A shot in the dark

IMG_8112Today is the scariest day of the year - the day we make that annual trek through neighbourhoods of ghouls and goblins (i.e. pumpkins and scarecrows) to join hundreds of other parents and children on a similarly daunting task.

Today is flu shot day.

Back in the B.C era of my life (Before Children), announcements about flu shot clinics barely registered. I was healthy! Shouldn’t our bodies learn to defend themselves? Besides, every flu shot recipient I knew got the flu! Blah blah ignorant blah.

In truth, I was secretly hoping to get sick. I just wanted a few drug-induced days of bad television. I may have even touched a few germ-infested keyboards in an attempt to hasten the process. It never worked.

Now that I have kids, there are several reasons why I hold my breath and dive into the flu shot pool:

I don’t want the kids to get sick (because we will all be tired and grumpy).

I don’t want to get sick (because I will be tired and grumpy while my kids bounce off the walls).

I don’t want Luke to get sick (because I’ll be grumpy at him for staying in bed all day).

So I make the gamble that two hours in close quarters with hundreds of people and three hand-sanitizer stations will reduce my overall risk of sleep-deprivation and bouts of irrational anger. At least this year, I had a brilliant plan.

“What kind of jerk takes their kids to get flu shots on Halloween?” I thought to myself with a menacing cackle.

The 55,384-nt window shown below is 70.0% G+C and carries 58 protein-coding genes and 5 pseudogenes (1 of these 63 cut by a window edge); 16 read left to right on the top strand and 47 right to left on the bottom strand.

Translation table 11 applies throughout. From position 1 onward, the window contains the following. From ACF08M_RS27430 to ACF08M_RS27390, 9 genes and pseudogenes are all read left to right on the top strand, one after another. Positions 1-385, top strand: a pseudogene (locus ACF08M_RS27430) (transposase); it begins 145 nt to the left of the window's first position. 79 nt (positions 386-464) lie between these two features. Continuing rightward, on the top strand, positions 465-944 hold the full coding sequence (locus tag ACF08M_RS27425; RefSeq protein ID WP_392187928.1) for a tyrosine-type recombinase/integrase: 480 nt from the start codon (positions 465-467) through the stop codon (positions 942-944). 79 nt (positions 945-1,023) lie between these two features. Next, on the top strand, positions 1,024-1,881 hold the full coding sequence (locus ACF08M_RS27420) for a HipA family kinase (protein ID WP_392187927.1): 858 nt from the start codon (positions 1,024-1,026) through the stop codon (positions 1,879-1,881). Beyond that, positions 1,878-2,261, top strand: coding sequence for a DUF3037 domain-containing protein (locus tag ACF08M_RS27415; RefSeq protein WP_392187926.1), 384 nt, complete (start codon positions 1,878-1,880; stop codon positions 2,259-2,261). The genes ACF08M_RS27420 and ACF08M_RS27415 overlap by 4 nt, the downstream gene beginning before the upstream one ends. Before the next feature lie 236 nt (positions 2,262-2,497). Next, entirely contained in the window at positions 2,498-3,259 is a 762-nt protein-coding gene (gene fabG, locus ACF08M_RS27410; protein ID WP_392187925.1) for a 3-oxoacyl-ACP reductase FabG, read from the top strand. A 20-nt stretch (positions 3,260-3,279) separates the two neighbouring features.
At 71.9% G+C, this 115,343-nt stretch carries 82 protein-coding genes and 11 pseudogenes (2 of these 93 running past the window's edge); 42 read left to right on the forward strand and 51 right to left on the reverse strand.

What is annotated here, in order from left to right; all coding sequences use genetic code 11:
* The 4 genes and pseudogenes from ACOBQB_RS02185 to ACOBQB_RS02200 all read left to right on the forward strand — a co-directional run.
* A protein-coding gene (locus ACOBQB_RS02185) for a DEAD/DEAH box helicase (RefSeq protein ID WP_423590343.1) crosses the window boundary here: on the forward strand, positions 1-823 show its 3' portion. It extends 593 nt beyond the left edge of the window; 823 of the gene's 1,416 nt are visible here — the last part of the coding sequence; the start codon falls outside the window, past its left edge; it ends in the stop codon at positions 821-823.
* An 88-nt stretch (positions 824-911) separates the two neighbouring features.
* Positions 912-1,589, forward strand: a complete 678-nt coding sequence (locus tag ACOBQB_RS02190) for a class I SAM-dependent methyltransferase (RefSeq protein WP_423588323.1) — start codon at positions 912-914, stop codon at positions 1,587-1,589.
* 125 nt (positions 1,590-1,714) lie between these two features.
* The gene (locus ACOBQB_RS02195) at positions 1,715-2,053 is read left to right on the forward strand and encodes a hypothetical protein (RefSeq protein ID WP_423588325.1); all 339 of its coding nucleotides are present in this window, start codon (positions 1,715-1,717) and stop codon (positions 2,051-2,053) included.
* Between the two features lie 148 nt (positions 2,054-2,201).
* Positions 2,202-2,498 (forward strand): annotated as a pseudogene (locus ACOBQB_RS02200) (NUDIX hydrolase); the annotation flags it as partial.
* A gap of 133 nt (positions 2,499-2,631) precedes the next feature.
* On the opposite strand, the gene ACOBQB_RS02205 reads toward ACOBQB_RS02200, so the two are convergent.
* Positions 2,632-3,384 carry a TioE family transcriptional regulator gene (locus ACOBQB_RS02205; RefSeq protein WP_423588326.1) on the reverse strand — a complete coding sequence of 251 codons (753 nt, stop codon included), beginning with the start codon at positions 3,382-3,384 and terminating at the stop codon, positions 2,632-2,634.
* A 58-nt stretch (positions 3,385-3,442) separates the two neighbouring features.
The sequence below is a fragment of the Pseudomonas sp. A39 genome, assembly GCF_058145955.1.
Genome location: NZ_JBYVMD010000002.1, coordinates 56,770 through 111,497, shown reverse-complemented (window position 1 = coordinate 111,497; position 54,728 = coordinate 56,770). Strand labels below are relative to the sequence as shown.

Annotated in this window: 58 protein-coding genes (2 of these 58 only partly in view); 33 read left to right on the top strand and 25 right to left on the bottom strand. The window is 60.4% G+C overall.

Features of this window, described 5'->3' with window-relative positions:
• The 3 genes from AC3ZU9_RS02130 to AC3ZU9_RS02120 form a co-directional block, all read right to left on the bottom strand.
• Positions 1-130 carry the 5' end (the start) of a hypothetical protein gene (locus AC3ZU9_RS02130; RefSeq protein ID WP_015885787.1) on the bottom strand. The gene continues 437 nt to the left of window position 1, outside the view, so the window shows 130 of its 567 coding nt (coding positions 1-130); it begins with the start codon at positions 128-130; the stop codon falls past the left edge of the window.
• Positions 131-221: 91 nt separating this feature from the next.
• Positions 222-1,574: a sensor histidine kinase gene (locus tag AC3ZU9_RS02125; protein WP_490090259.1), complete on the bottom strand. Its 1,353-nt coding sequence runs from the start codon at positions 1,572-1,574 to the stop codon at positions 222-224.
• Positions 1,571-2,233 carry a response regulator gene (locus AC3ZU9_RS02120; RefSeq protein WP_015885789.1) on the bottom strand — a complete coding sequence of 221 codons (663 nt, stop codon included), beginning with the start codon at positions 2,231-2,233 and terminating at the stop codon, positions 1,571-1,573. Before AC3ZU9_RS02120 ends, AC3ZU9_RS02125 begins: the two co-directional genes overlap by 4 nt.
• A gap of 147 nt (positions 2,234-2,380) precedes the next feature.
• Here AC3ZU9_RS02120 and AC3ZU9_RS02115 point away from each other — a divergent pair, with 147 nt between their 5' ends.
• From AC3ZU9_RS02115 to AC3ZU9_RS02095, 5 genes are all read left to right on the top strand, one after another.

Turns out, there are lots of like-minded jerk parents in this city, many whose children were on a P.D. Day. What’s that saying? Great minds think alike and dummies end up standing in a huge line with restless kids who can’t stop thinking about candy?

Our collective ignorance led us all astray. Despite it being less than an hour before lunch, I packed just a few small snacks, water and, thank the good lord, a half-charged iPad. One lady forgot her health card and had to fill out a detailed form about her life, since I guess you wouldn’t want to accidentally vaccinate an impostor. Another lady looked longingly at the zombie-like faces of my hypnotized children as her wards tried to swing off the line dividers.

We were ushered to the nearest nurse’s station. Janet, our kind and brave practitioner, introduced herself as I attempted to pry the technology from E’s hands. Up until that point, E had been all for this act of preventative health care. But the moment it went in her arm, she opened her mouth, turned red, stopped breathing for a few seconds, then let out the kind of scream one might associate with having a car door slam on your hand.

Janet and I locked eyes. Hers held the look of a long day getting longer. Mine conveyed a mix of embarrassment and regret. I turned around to see the saucer-like eyeballs of the kids standing in line as their parents hung their heads in defeat.

“Probably not the kind of advertising you were looking for,“ I offered with a sheepish grin. She smiled and turned her attention to the little guy. After his jab, he cried for a few seconds then got distracted by something shiny.

Then we went to Safeway where E was offered a free donut and we bought their few remaining bags of over-priced and unpopular candy. High fives all around.

Next year, I will leave earlier, pack more snacks and, most importantly, check to see if it’s a P.D. Day before we walk out the door. I will also try not to leave my Halloween candy purchasing until four hours before the Elsas and Ironmans start arriving at the door. At least with this strategy, I wasn’t tempted to erase the morning’s shenanigans with waxy chocolate and no-name cheezies.